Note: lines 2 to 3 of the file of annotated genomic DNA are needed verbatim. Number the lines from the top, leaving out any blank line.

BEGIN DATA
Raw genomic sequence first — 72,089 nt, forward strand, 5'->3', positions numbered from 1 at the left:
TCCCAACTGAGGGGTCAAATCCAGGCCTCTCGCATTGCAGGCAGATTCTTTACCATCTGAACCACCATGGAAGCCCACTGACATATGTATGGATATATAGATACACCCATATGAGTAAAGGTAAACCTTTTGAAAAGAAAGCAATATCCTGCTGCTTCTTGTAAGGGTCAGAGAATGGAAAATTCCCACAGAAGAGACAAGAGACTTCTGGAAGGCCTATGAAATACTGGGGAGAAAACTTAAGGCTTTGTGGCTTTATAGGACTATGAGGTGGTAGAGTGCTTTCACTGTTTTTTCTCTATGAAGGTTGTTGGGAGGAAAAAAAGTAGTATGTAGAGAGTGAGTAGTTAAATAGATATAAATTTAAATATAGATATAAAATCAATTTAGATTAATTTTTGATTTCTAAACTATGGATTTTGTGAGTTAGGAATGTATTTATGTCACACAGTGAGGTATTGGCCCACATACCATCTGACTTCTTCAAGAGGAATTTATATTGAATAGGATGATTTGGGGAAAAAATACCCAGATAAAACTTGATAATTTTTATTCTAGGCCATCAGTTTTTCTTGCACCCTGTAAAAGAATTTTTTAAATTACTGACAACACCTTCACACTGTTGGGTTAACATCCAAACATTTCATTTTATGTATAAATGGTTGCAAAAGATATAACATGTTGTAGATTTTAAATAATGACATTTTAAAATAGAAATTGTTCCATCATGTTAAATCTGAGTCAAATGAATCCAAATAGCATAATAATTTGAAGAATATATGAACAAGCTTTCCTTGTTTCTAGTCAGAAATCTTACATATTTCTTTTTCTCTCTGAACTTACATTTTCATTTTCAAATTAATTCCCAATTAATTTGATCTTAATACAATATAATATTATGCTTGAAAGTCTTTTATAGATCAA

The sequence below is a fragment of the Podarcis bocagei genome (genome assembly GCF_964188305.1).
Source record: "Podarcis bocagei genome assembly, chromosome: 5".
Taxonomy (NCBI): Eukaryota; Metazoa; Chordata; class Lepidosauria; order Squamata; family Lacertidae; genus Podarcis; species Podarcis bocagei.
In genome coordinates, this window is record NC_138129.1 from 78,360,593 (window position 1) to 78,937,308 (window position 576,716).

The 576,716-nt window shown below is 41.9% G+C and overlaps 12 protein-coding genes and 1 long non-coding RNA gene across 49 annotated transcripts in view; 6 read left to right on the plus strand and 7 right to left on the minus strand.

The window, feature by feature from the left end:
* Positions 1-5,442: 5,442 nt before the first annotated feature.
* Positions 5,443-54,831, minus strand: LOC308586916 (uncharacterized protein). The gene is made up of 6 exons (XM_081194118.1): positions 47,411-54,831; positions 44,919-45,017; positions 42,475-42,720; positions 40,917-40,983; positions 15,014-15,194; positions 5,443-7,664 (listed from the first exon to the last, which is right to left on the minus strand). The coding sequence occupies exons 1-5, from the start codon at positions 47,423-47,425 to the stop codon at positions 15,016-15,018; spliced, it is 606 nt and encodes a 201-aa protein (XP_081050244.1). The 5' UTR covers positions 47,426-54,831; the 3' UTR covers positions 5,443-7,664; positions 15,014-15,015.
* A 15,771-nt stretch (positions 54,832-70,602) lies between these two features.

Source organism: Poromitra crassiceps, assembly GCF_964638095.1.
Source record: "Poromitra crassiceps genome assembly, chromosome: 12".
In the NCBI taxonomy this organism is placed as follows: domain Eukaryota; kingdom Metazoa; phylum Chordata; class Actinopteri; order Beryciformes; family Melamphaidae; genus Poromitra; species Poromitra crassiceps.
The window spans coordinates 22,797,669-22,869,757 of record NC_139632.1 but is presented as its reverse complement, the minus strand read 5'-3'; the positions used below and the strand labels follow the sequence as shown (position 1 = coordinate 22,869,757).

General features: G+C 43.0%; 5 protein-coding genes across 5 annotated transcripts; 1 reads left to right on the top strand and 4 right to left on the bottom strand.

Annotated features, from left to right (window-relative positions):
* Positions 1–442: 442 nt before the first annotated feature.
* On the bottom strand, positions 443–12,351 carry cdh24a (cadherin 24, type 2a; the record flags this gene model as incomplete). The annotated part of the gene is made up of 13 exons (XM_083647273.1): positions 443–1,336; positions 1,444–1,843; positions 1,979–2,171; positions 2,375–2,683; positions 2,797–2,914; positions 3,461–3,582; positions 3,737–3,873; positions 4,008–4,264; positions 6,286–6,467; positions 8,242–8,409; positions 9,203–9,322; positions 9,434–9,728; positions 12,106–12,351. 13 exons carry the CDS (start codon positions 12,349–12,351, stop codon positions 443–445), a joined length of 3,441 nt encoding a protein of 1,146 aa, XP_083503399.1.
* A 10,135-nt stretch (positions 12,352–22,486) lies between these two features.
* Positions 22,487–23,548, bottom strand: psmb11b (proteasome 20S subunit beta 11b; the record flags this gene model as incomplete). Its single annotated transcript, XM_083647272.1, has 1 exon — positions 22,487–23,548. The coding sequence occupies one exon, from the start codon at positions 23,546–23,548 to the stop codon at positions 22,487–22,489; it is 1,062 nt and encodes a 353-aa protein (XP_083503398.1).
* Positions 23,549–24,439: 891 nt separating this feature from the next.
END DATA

TCCCAACTGAGGGGTCAAATCCAGGCCTCTCGCATTGCAGGCAGATTCTTTACCATCTGAACCACCATGGAAGCCCACTGACATATGTATGGATATATAGATACACCCATATGAGTAAAGGTAAACCTTTTGAAAAGAAAGCAATATCCTGCTGCTTCTTGTAAGGGTCAGAGAATGGAAAATTCCCACAGAAGAGACAAGAGACTTCTGGAAGGCCTATGAAATACTGGGGAGAAAACTTAAGGCTTTGTGGCTTTATAGGACTATGAGGTGGTAGAGTGCTTTCACTGTTTTTTCTCTATGAAGGTTGTTGGGAGGAAAAAAAGTAGTATGTAGAGAGTGAGTAGTTAAATAGATATAAATTTAAATATAGATATAAAATCAATTTAGATTAATTTTTGATTTCTAAACTATGGATTTTGTGAGTTAGGAATGTATTTATGTCACACAGTGAGGTATTGGCCCACATACCATCTGACTTCTTCAAGAGGAATTTATATTGAATAGGATGATTTGGGGAAAAAATACCCAGATAAAACTTGATAATTTTTATTCTAGGCCATCAGTTTTTCTTGCACCCTGTAAAAGAATTTTTTAAATTACTGACAACACCTTCACACTGTTGGGTTAACATCCAAACATTTCATTTTATGTATAAATGGTTGCAAAAGATATAACATGTTGTAGATTTTAAATAATGACATTTTAAAATAGAAATTGTTCCATCATGTTAAATCTGAGTCAAATGAATCCAAATAGCATAATAATTTGAAGAATATATGAACAAGCTTTCCTTGTTTCTAGTCAGAAATCTTACATATTTCTTTTTCTCTCTGAACTTACATTTTCATTTTCAAATTAATTCCCAATTAATTTGATCTTAATACAATATAATATTATGCTTGAAAGTCTTTTATAGATCAA

The sequence below is a fragment of the Podarcis bocagei genome (genome assembly GCF_964188305.1).